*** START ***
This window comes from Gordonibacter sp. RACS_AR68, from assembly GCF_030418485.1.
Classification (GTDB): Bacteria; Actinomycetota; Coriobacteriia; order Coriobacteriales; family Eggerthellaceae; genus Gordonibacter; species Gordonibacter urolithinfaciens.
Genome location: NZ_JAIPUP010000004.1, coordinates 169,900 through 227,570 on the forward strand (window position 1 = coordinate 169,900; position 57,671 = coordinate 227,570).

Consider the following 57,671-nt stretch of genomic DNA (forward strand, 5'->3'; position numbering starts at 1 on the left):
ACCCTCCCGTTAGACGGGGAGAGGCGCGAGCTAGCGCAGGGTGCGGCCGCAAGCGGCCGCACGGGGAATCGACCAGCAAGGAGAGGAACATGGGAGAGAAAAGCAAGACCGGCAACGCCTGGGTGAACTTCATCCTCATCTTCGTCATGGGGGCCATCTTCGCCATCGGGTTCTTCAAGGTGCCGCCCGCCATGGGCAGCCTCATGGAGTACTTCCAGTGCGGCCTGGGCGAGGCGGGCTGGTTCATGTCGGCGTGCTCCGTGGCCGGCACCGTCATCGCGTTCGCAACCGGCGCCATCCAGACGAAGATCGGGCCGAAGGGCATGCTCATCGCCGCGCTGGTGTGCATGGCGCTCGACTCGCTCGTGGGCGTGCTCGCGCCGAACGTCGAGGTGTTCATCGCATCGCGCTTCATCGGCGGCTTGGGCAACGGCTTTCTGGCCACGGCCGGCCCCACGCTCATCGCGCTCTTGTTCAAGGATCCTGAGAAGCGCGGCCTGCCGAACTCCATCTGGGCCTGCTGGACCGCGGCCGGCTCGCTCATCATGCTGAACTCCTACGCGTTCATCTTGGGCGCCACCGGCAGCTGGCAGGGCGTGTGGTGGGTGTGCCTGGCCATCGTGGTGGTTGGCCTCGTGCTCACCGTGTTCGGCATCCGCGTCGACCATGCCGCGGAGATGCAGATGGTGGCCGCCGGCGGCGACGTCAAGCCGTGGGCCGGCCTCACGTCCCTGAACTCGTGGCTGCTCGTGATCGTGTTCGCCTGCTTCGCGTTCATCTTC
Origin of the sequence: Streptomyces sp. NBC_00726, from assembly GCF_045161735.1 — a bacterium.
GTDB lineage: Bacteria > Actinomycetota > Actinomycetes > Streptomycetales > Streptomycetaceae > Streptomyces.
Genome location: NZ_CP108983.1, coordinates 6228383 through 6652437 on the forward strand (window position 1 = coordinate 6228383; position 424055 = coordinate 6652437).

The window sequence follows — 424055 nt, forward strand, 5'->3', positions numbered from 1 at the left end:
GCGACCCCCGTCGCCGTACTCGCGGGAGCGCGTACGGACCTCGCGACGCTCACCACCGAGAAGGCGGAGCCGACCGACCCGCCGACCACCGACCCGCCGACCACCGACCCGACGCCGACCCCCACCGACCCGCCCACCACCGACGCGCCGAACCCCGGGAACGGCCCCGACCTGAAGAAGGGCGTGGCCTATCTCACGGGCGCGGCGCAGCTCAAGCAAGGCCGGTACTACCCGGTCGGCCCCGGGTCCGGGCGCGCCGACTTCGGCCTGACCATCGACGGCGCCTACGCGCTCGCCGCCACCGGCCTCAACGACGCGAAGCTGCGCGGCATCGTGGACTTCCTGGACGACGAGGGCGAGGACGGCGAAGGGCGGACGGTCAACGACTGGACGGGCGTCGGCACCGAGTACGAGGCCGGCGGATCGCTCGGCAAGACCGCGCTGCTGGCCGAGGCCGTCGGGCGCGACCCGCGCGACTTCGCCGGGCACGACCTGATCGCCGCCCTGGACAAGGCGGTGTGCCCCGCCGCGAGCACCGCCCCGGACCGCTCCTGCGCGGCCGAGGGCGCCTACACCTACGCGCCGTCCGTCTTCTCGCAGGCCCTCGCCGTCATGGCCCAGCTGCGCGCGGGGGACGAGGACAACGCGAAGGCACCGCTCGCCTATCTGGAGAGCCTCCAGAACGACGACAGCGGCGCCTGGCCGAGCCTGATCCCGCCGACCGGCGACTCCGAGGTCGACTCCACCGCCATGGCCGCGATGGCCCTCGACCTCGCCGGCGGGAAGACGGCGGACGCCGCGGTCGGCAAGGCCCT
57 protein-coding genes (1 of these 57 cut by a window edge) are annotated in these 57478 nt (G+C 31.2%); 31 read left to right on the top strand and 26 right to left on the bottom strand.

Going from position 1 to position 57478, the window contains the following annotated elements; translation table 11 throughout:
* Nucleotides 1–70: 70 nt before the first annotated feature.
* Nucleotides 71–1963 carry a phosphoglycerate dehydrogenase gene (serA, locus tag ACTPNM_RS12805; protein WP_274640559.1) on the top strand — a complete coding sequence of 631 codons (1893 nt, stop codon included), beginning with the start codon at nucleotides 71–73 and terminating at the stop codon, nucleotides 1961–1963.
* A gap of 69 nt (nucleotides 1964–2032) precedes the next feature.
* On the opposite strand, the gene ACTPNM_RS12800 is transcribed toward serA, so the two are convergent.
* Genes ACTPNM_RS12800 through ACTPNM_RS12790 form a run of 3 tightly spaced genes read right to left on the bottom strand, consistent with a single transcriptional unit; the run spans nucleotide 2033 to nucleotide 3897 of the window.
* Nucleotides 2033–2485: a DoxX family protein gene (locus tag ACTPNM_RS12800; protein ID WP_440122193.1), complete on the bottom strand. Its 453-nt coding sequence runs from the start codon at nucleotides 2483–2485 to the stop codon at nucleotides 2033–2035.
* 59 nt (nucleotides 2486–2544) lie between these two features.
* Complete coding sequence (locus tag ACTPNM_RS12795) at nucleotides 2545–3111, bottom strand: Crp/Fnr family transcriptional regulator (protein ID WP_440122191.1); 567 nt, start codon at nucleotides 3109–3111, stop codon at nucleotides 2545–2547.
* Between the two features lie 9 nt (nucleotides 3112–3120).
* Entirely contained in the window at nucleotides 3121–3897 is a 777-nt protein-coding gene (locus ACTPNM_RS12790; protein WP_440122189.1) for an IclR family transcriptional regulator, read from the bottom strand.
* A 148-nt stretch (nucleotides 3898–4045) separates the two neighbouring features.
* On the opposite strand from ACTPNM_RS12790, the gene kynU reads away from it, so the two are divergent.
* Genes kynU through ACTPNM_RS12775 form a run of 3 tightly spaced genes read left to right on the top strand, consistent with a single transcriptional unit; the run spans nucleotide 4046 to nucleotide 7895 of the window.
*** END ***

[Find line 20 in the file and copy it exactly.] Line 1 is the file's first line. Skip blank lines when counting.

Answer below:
* Complete coding sequence (locus tag ACTPNM_RS12795) at nucleotides 2545–3111, bottom strand: Crp/Fnr family transcriptional regulator (protein ID WP_440122191.1); 567 nt, start codon at nucleotides 3109–3111, stop codon at nucleotides 2545–2547.